Few studies have applied analyses of age-range correlation and range symmetry in large and taxonomically inclusive lineages of vertebrates, particularly marine fishes [18,23,24,2831]. The use of these approaches is hindered by a lack of comprehensive taxon sampling and limited availability of range data for many species. Existing age-range correlation studies on marine fishes have focused mainly on taxa occupying tropical coral reefs [1,6,11,14,32, cf. 33]. While these methods have challenges, such as distinguishing between sympatric speciation and secondary sympatry (i.e. allopatric speciation with subsequent range changes) [19,22,26,34], examining relationships between species ranges and node ages across large clades remains useful for understanding contemporary and historic biogeography in marine fishes. For pelagic and non-reef obligate species with high dispersal abilities, traditional models of allopatric and parapatric speciation that are thought to affect coral reef species [1,14] may be less important than sympatric speciation involving ecological divergence through habitat partitioning or reproductive timing [2,16,32]. Examining clade-level patterns of species ranges and integrating approaches such as age-range correlation with ecological data allow one to quantify the relationship between biogeography and speciation at larger taxonomic scales and assess potential drivers or outcomes of different speciation mechanisms (e.g. character displacement, competitive release).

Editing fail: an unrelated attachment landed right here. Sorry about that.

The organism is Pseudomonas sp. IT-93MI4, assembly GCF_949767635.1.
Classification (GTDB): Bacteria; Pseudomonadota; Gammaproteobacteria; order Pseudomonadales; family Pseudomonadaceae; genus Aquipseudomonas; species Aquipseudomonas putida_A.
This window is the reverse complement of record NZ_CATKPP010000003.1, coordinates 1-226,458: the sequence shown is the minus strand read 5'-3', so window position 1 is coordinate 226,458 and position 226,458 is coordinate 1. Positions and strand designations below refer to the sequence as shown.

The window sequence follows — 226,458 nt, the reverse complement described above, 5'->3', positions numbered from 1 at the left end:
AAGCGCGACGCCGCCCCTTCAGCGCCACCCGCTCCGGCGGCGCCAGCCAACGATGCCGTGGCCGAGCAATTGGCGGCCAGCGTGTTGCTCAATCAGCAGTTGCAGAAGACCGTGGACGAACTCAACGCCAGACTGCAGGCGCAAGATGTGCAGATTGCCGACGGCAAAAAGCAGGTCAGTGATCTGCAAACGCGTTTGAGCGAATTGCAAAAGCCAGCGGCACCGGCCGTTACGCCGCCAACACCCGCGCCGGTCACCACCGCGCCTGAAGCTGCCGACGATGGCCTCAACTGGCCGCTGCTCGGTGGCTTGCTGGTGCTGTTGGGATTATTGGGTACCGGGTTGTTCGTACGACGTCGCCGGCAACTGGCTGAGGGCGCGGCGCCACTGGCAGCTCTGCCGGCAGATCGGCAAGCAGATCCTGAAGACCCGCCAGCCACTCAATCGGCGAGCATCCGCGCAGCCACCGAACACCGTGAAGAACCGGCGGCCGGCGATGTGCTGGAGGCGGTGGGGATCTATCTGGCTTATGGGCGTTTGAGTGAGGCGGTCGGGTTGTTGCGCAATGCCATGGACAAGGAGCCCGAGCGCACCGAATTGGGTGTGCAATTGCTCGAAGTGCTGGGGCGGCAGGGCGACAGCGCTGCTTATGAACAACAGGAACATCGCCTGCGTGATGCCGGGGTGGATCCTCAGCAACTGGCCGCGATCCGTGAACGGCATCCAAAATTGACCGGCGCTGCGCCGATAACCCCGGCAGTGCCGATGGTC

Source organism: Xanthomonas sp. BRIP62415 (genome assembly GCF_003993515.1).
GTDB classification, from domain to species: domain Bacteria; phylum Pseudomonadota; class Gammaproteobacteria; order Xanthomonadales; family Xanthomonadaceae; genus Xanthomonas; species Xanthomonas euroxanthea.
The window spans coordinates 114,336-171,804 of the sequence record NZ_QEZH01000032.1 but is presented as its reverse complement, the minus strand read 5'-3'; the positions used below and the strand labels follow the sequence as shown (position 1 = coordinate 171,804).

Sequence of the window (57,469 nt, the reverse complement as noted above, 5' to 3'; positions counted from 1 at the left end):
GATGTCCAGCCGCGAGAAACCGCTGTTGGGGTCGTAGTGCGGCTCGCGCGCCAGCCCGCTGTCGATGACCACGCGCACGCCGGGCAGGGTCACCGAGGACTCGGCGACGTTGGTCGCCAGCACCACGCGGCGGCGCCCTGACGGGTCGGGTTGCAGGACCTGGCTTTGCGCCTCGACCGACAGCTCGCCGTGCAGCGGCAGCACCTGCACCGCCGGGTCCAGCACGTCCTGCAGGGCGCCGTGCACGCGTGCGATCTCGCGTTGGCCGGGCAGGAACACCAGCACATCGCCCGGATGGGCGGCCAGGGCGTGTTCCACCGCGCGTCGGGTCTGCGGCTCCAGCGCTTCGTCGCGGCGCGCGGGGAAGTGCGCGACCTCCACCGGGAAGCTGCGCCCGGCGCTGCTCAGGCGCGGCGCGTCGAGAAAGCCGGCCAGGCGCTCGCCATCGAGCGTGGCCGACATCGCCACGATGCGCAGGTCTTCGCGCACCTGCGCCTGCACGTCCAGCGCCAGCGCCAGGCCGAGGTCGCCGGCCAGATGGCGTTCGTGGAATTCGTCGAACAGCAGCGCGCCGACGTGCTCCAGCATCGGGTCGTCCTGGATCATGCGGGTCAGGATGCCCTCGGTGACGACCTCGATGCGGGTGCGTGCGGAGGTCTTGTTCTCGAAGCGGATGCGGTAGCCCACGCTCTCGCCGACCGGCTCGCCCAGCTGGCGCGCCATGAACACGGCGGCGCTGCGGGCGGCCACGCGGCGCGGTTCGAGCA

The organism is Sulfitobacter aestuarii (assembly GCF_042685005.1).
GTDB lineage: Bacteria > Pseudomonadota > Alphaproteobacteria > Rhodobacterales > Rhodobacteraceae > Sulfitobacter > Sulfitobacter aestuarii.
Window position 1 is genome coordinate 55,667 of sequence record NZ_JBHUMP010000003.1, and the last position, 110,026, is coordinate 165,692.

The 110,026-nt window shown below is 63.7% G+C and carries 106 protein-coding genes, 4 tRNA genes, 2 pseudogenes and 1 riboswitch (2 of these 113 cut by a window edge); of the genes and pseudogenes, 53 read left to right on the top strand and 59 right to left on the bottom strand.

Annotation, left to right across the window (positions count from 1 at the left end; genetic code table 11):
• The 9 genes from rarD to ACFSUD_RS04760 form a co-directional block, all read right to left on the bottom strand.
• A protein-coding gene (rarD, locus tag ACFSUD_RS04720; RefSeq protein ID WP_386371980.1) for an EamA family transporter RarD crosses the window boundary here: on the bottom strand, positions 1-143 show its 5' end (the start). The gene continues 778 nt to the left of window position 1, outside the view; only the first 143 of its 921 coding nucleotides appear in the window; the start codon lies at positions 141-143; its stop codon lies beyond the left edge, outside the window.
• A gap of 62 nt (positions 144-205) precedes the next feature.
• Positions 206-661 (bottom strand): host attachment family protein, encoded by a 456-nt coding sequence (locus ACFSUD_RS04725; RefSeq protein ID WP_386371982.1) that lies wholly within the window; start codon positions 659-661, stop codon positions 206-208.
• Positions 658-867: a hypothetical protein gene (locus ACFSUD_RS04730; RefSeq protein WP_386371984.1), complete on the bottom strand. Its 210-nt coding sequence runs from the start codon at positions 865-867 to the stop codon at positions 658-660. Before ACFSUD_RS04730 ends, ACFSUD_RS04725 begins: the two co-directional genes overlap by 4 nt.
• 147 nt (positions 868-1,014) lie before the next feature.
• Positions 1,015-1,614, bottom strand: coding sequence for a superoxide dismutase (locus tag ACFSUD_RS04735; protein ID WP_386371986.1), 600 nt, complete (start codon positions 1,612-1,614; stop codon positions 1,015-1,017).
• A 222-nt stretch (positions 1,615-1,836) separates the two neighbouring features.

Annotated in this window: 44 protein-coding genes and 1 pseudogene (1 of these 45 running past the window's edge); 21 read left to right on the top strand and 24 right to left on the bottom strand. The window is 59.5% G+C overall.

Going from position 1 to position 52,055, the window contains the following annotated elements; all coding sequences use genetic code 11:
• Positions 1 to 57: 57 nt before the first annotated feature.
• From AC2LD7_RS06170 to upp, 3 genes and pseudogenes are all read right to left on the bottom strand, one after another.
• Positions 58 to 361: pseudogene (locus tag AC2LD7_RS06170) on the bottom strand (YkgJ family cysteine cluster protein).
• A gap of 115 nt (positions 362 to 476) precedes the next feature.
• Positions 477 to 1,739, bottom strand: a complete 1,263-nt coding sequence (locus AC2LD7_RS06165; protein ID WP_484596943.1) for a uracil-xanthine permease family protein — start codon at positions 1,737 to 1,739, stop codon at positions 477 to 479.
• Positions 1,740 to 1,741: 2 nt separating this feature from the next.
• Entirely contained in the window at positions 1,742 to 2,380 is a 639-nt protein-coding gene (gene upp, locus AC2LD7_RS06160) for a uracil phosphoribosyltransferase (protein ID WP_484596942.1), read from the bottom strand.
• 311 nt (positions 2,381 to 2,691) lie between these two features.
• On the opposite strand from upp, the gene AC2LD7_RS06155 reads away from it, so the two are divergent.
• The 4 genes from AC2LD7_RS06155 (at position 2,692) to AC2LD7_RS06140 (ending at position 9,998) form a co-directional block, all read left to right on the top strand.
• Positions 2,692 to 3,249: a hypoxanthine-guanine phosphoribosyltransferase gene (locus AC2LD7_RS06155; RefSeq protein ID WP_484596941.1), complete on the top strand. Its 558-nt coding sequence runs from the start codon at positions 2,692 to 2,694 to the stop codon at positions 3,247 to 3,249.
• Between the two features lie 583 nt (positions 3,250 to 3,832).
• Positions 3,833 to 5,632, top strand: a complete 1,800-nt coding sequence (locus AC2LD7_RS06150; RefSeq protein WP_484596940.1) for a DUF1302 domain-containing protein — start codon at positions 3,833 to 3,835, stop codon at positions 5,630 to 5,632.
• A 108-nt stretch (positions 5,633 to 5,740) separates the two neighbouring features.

Here, we integrate ecological trait data and characterize contemporary patterns of biogeography in species belonging to a large clade of coastal-pelagic percomorph marine fishes, Carangoidei [35], which contains Coryphaena (dolphinfishes), Echeneidae (remoras), Rachycentron canadum (cobia) and Carangidae (trevallies). These fishes prefer habitats ranging from reef-associated with pelagic-neritic to brackish, although the group can broadly be classified as coastal-pelagic. Life-history characteristics of the carangoids frequently exclude them from studies on coral reef obligate fishes, as well as studies that focus on open-water pelagic species such as tunas, because they do not exhibit ecological traits characteristic of entirely one group. For example, some genera within Carangoidei (e.g. Seriola, Caranx, Remora) have high dispersal potential due to their large body size and association with drifting seaweed rafts, similar to pelagic fishes [17]. Yet many carangoid species also display restricted home ranges [3639] – a trait more characteristic of reef fishes. Carangoids are assumed to have pelagic larval dispersal but the length of larval drifting and juvenile settlement patterns varies by species [4042]. Moreover, the importance of pelagic larval duration on dispersal, range size and speciation rate for marine fishes remains disputed [18,4345]. The regions of highest species richness of Carangoidei are the reef-abundant Indo-Australian Archipelago and Western Indian Ocean (figure 1a), making carangoids important for discussions on origins of tropical and sub-tropical fish biodiversity [6]. Carangoids are thus a key group for studying biogeographic patterns of fishes that span coral reefs and coastal habitats to the open ocean.